3 things to know about the Customer Acquisition Cost

Assessing Customer Acquisition Cost (CAC) revolve around its critical role in growth businesses. CAC, paired with Customer Lifetime Value (CLV), helps businesses understand the capital required for specific growth levels. It encompasses total digital marketing spend and other direct costs to attract customers. The article emphasises that CAC is a straightforward measure offering insights into investment returns and marketing performance. Fluctuations in CAC indicate the effectiveness of marketing strategies and the need for potential adjustments, such as exploring alternative channels or modifying campaigns. The piece also details how to calculate CAC and suggests considering various elements like digital marketing costs, employee salaries in sales and marketing, content creation expenses, publishing costs, and software maintenance. By regularly measuring and analysing CAC, businesses can identify trends, optimise strategies, and better manage growth financing.
Mar 2 / Flavia Richardson
Customer Acquisition Cost (CAC) is the cost of acquiring a customer to purchase products. It works along with the Customer Lifetime Value (CLV). CAC is an important term for growth businesses.

If a company knows the cost of bringing a customer on, it can get a clear vision of its capital requirements in reaching a specific level of growth. It is the total spend on digital marketing and other direct costs which the company has deployed to attract customers.

It is a simple measure that can tell us a lot about the performance and return of investment. Once you have some parameters between which the company oscillates on a regular basis, it is easy to interpret. If the CAC is increasing, then it means that you are getting worse results flowing from the marketing efforts. It may be that a specific campaign does not resonate with the target audience or maybe it is becoming increasingly competitive to position the company through specific digital channels. It may be time to consider alternative channels, maybe a different messaging campaign.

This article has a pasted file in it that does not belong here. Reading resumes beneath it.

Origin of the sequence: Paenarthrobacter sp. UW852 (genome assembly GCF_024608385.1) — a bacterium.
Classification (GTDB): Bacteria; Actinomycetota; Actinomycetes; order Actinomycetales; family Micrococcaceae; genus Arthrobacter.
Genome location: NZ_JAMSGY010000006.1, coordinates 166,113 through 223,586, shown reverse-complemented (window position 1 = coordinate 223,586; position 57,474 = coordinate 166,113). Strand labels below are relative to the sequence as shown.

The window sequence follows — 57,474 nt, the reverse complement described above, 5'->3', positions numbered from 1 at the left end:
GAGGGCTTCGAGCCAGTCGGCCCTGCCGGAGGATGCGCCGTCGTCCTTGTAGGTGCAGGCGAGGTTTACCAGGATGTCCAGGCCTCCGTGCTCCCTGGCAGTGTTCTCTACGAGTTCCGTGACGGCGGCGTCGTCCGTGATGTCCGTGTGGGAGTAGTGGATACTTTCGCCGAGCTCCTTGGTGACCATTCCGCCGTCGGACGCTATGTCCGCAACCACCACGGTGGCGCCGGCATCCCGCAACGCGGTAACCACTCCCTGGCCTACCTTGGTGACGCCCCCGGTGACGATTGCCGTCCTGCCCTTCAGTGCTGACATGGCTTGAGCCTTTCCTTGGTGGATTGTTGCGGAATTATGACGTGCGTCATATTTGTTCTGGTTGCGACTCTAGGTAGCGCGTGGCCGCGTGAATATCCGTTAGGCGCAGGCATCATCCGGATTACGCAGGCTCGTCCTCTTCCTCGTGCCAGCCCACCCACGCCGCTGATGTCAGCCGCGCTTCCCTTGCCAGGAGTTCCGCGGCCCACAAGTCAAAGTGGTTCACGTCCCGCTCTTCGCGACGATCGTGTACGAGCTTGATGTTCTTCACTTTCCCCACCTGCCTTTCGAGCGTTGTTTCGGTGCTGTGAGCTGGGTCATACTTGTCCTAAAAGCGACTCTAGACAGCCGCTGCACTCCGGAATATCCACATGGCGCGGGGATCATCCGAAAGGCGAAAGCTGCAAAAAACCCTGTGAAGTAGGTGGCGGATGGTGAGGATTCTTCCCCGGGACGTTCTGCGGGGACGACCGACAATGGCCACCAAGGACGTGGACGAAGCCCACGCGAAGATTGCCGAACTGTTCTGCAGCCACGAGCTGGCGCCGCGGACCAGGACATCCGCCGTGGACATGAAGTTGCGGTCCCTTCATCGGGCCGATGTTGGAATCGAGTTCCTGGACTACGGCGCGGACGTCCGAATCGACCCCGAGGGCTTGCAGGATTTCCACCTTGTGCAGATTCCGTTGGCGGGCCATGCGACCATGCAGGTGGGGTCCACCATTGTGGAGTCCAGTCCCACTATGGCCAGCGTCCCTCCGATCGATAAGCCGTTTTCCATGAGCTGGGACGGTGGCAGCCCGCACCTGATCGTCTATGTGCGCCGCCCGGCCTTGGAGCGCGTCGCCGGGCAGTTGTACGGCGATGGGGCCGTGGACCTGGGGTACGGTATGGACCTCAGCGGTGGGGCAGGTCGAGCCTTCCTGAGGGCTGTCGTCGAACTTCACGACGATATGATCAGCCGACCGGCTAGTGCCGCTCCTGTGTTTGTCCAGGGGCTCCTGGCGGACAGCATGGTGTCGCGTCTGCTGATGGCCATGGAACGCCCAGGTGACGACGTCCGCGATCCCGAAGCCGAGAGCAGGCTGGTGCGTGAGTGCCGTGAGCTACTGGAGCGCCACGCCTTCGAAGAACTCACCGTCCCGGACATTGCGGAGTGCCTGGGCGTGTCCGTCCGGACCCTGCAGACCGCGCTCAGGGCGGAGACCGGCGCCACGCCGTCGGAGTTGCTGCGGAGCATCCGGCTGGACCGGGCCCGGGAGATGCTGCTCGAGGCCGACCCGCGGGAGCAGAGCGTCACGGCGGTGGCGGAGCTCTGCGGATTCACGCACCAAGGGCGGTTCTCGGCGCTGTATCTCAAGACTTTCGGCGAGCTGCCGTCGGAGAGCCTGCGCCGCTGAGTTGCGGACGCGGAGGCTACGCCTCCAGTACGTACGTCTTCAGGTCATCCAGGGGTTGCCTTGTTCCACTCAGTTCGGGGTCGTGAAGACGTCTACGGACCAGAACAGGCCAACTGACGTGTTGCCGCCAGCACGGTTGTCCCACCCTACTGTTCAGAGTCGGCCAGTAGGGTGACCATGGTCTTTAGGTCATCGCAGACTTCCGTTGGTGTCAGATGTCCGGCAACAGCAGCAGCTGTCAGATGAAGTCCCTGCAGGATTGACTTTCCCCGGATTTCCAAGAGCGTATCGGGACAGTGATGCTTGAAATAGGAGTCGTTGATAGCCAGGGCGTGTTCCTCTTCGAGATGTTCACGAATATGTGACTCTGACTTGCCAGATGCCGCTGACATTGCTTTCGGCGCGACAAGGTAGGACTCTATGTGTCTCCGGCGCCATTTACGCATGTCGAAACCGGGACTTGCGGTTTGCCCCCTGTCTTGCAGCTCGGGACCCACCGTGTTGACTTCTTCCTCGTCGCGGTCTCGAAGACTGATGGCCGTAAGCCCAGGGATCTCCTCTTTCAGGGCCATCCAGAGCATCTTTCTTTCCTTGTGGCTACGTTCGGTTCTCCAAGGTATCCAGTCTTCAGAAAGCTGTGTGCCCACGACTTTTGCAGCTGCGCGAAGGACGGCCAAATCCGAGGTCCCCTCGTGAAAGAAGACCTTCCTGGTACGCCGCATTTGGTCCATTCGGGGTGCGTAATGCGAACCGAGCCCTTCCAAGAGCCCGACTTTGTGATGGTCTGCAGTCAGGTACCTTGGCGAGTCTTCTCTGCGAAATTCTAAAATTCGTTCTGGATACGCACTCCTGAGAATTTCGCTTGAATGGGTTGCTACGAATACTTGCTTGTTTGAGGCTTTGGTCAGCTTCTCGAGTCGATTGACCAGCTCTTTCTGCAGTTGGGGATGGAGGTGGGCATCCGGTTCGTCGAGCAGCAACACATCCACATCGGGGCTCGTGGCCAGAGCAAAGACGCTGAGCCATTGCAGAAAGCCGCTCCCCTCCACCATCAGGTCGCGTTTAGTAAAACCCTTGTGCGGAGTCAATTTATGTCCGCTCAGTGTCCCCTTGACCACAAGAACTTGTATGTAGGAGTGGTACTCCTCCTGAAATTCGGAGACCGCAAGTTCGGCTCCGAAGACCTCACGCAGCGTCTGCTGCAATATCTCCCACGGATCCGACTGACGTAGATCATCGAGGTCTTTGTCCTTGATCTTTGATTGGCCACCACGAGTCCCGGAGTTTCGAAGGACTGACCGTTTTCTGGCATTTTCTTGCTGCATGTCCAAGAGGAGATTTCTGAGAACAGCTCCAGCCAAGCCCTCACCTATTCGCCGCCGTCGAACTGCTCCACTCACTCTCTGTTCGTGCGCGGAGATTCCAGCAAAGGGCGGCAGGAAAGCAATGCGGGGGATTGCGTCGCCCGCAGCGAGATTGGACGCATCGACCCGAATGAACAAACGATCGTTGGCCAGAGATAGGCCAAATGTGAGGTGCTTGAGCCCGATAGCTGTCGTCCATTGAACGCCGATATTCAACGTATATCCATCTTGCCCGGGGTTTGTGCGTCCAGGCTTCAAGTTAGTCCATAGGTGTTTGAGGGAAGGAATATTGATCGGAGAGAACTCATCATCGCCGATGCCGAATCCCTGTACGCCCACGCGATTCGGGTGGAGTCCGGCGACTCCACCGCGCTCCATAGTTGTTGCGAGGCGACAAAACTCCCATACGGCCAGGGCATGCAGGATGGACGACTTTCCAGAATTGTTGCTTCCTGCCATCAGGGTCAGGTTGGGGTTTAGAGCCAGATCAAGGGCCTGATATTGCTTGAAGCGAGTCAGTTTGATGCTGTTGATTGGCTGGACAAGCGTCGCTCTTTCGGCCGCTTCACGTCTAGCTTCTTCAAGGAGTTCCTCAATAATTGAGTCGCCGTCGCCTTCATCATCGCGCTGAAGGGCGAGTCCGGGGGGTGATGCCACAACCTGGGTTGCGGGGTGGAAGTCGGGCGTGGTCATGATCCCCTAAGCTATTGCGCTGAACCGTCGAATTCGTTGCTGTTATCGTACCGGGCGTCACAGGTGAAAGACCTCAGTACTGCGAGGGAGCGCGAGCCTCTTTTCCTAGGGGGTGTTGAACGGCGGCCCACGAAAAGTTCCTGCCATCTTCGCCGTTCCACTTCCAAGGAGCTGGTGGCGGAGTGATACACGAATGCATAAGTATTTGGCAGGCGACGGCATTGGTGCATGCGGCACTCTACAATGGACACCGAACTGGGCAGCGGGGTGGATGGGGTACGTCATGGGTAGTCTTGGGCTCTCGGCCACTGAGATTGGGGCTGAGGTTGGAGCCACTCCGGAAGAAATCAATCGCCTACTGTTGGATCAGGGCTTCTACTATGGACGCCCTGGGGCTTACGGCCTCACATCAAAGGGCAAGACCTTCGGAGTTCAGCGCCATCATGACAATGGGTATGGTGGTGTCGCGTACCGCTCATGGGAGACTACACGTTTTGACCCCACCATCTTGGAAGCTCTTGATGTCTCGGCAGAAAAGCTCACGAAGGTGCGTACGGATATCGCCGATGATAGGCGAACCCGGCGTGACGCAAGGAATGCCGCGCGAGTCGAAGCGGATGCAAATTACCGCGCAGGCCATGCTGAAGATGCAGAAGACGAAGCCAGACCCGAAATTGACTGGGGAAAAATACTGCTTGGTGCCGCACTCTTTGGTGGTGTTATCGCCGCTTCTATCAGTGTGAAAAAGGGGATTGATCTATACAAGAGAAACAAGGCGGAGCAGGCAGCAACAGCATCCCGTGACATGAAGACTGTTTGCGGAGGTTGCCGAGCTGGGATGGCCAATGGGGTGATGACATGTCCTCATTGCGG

What if the CAC is decreasing?

It might be a temporary advantage, a great campaign or a message that really draws the customer to your website, to your product.
In time such efficiencies tend to disappear, due to competitive pressures and of new similar products in the marketplace.
If you want to measure the actual cost of customer acquisition then you must know about its formula. The formula of the customer acquisition cost is as follows:

CAC is the sum of the cost of sales and marketing per new customer acquired.

What elements are considered or should be considered in CAC? Here is a list of potential elements which you may want to consider:

· The total cost that you are spending on digital marketing
· Total salaries that you are paying to your employees directly involved in sales and marketing activities, usually only those who have acquisition quotas
· The total cost that you are spending on creating content
· Publishing cost that you spent to publish your ads on TV, newspaper (above the line marketing)
· The cost spent for the maintenance and software updating if used any

An Example

Here is an example is given through which you can easily understand the concept of measuring Customer Acquisition Costs.
Consider if you are running a clothing brand and the total cost of sale is £400,000 and the cost of marketing is £300,000, across multiple social media channels.

In the same period, you gained 1000 additional customers then the total CAC can be calculated as:

Customer Acquisition Cost = 700$

Why Measure your CAC?

By measuring CAC, you can easily understand any trends or patterns in your business, particular cycles you may want to profit from or protect against. Measuring dynamically or month on month is essential, always recalibrating with a new category of expenses or systems you are using to reach your customer.

There is an optimal level where you are able to predict and finance growth, it takes many optimisation exercises and practices to assess the best point to be more aggressive in the market and not waste your capital.

This article was also published on Medium.


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